- deg C
- degree C
The Celsius scale, already widely used in Europe, replaced the Fahrenheit scale in most countries during the mid-to-late 20th century, although Fahrenheit remains the official scale of the United States, Cayman Islands and Belize.
Although initially defined by the freezing point of water (and later the melting point of ice), the Celsius scale is now officially a derived scale, defined in relation to the Kelvin temperature scale.
Zero on the Celsius scale (0 °C) is now defined as the equivalent to 273.15 K, with a temperature difference of 1 deg C equivalent to a difference of 1 K, meaning the unit size in each scale is the same. This means that 100 °C, previously defined as the boiling point of water, is now defined as the equivalent to 373.15 K.
The Celsius scale is an interval system but not a ratio system, meaning it follows a relative scale but not an absolute scale. This can be seen because the temperature interval between 20 °C and 30 °C is the same as between 30 °C and 40 °C, but 40 °C does not have twice the air heat energy of 20 °C.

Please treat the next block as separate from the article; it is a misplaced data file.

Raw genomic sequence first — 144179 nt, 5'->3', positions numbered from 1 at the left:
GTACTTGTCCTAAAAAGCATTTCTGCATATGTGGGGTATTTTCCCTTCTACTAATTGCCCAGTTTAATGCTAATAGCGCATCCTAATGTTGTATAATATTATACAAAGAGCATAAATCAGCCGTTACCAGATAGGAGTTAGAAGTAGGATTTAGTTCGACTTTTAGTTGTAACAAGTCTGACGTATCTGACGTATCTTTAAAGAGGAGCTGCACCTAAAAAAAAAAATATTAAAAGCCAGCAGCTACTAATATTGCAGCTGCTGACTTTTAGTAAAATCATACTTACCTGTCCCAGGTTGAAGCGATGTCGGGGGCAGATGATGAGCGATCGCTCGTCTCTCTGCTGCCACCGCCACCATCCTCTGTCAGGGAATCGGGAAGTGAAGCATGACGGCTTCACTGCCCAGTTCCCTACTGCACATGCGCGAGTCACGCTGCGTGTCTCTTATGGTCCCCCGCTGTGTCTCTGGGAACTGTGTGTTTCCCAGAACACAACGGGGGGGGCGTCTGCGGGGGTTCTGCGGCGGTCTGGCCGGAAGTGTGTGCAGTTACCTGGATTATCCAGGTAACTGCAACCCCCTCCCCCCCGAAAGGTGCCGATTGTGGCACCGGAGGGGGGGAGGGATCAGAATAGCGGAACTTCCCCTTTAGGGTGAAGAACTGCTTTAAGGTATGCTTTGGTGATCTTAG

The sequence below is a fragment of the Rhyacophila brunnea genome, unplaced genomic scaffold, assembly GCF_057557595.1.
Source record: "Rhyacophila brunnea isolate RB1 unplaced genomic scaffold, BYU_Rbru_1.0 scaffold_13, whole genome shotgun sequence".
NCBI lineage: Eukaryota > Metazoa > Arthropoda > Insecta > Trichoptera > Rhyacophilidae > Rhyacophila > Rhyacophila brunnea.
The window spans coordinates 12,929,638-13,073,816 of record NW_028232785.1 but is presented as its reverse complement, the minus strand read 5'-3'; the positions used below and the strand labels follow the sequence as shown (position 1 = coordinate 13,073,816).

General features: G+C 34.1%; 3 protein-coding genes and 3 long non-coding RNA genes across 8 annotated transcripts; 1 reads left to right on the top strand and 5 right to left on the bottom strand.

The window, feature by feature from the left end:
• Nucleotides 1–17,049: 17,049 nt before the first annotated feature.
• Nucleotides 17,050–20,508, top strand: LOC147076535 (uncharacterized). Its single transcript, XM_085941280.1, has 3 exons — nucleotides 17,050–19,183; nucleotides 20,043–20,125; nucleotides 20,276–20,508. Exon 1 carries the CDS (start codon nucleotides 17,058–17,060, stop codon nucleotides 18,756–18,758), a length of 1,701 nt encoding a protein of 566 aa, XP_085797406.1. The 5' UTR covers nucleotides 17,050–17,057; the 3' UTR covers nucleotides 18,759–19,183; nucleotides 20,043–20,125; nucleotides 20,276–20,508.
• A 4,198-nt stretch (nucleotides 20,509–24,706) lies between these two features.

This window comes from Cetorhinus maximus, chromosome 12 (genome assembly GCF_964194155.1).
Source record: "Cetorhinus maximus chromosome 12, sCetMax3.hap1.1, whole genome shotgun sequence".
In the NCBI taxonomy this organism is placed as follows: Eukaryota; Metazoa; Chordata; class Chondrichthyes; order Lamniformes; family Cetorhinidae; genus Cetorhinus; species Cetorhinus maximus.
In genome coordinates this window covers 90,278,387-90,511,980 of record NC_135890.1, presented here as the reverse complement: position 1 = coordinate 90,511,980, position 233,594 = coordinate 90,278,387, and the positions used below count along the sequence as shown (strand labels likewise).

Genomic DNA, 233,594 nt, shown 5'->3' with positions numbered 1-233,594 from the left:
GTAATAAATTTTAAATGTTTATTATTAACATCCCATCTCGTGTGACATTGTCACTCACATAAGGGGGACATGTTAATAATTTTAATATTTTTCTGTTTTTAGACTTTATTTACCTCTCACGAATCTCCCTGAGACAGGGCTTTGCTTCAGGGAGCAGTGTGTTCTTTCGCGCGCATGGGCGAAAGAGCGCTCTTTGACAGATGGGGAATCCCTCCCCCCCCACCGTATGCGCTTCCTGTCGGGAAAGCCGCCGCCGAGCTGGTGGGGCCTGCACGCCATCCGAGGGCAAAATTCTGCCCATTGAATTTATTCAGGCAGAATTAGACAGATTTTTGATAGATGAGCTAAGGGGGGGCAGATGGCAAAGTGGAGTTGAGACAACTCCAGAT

A temperature difference of 1 deg C is the equivalent of a temperature difference 1.8°F.
The Celsius scale is named after the Swedish astronomer Anders Celsius (1701-1744). In 1742, Celsius created a temperature scale wherein 0 degrees was the boiling point of water and 100 degrees the freezing point.
Around this time other physicists independently developed a similar scale but reversed, such that 0 degrees was the melting point of ice and 100 degrees the boiling point of water. This new ‘forward’ scale was widely adopted across continental Europe, generally being referred to as the centigrade scale.
The scale was officially named as ‘The Celsius scale’ in 1948 to prevent confusion with the use of centigrade as an angular measurement.
- Absolute Zero, -273.15 °C
- Melting point of ice, 0 °C (actually -0.0001 °C)
- Warm summer's day in a temperate climate, 22 °C
- Normal human body temperature, 37 °C
- Boiling point of water at 1 atmosphere, 99.9839 °C